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Dr. Meredith Brazell, DO

Dr. Brazell is a Pediatrician at Flagler Health+ Primary Care and Pediatrics at Palencia, 120 Palencia Village Drive, Suite 107, (904) 819-3200

What should parents be looking for if they suspect their child has ADHD and what should they do if they observe these signs?

There are three different types of ADHD – inattentive, hyperactive, and then combined (inattentive and hyperactive together). Symptoms of inattentive include not paying attention to detail, difficulty organizing tasks, or avoiding tasks that require ongoing mental effort. Hyperactive ADHD can be diagnosed if the child is doing things such as leaving their seat unexpectedly, fidgeting with hands/feet constantly, or having difficulty waiting their turn. To be diagnosed, symptoms must be present both at school and at home. One thing to be cautious about is things that mimic ADHD, especially inattentive, such as anxiety, depression or even sleep deprivation. Hyperactive ADHD can also mimic conduct disorder or oppositional defiant disorder where a child is starting fights or lying. If there is a concern of ADHD or unknown if it is covered by other disorders, questionnaires can be given to parents, teachers and the child themselves that can help us determine if the child has any of these diagnoses. Sometimes, however, we do need the help of a psychiatrist or counselor to decipher the results. A diagnosis is needed to help decide the best treatment for that child in order to help them have the best resources that they need to succeed in school and home. Not all children with ADHD or another diagnosis will need medication but talking to their pediatrician is the best way to start an evaluation if parents have any concern.

How do I tell if my child has learning disabilities? What should I do if I suspect something?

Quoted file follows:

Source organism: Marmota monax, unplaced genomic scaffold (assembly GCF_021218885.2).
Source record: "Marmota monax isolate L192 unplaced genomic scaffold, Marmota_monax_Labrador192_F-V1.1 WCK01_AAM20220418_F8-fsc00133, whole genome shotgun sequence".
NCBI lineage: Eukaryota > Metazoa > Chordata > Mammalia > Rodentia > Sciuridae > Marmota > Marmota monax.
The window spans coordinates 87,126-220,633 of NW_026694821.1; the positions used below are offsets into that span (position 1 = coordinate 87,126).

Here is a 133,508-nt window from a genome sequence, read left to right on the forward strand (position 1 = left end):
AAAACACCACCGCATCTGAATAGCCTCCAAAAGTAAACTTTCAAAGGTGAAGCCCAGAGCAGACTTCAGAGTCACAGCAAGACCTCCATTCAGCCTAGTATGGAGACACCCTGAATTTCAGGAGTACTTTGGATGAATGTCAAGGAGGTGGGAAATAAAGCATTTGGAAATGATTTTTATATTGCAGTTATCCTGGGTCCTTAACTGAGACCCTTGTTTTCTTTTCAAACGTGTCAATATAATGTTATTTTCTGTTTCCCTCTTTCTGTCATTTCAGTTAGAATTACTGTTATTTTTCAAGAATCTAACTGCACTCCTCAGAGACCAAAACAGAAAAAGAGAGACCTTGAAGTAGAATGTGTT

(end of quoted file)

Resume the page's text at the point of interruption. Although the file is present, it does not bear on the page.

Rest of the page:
Learning disabilities can show up in many ways. One of the most common would be if your child is struggling in school with their grades or having trouble learning. They might have problems with reading, problems with math, poor memory or trouble following directions. However, learning disabilities can also show up as behavioral problems as a child can get frustrated from not being able to complete a school task. This might even look like ADHD or anxiety/depression. If you are concerned about a learning disorder, let your physician and the school know. There are a variety of tests that can be performed, such as an IQ test that might help diagnose a disability as the reason for a behavior. There are also specialists known as Developmental Pediatricians that can also perform a variety of tests to see where there might be a disability. They are also able to see if it is due to learning or due to behavior.

How can I help my child achieve and maintain a healthy weight?

I love making healthy lifestyle choices fun and making sure the child is involved. Eating healthy and getting regular exercise are the two key components to a healthy weight. When it comes to eating healthy, I suggest eating a rainbow of colors. The child can either choose a different color each week or can go in order with the rainbow of red, orange, yellow etc. At the start of the week, have the child go to the grocery store with you and pick a snack out of that color that will replace an unhealthy snack such as chips. For example, a red week can allow the child to pick out raspberries, strawberries, apples, red pepper, and tomatoes. Eventually, the child is introduced to all the colors and then the next goal is to get several colors a day. As for exercise, have the child pick either a sport, or activity they enjoy doing. Communities usually have sports for children as young as 3 years old. Otherwise, enjoy time at the park, riding a bike (with a helmet), or walking a pet. For rainy days, try going to the library and picking out music DVDs that the child can dance to or YouTube children’s exercise videos. Make sure they are getting 60 minutes of exercise per day. This way, a child is enjoying being healthy and will make it a lifestyle change. The whole family should be involved too in order to have a good role model and not to single the child out.

Parent Magazine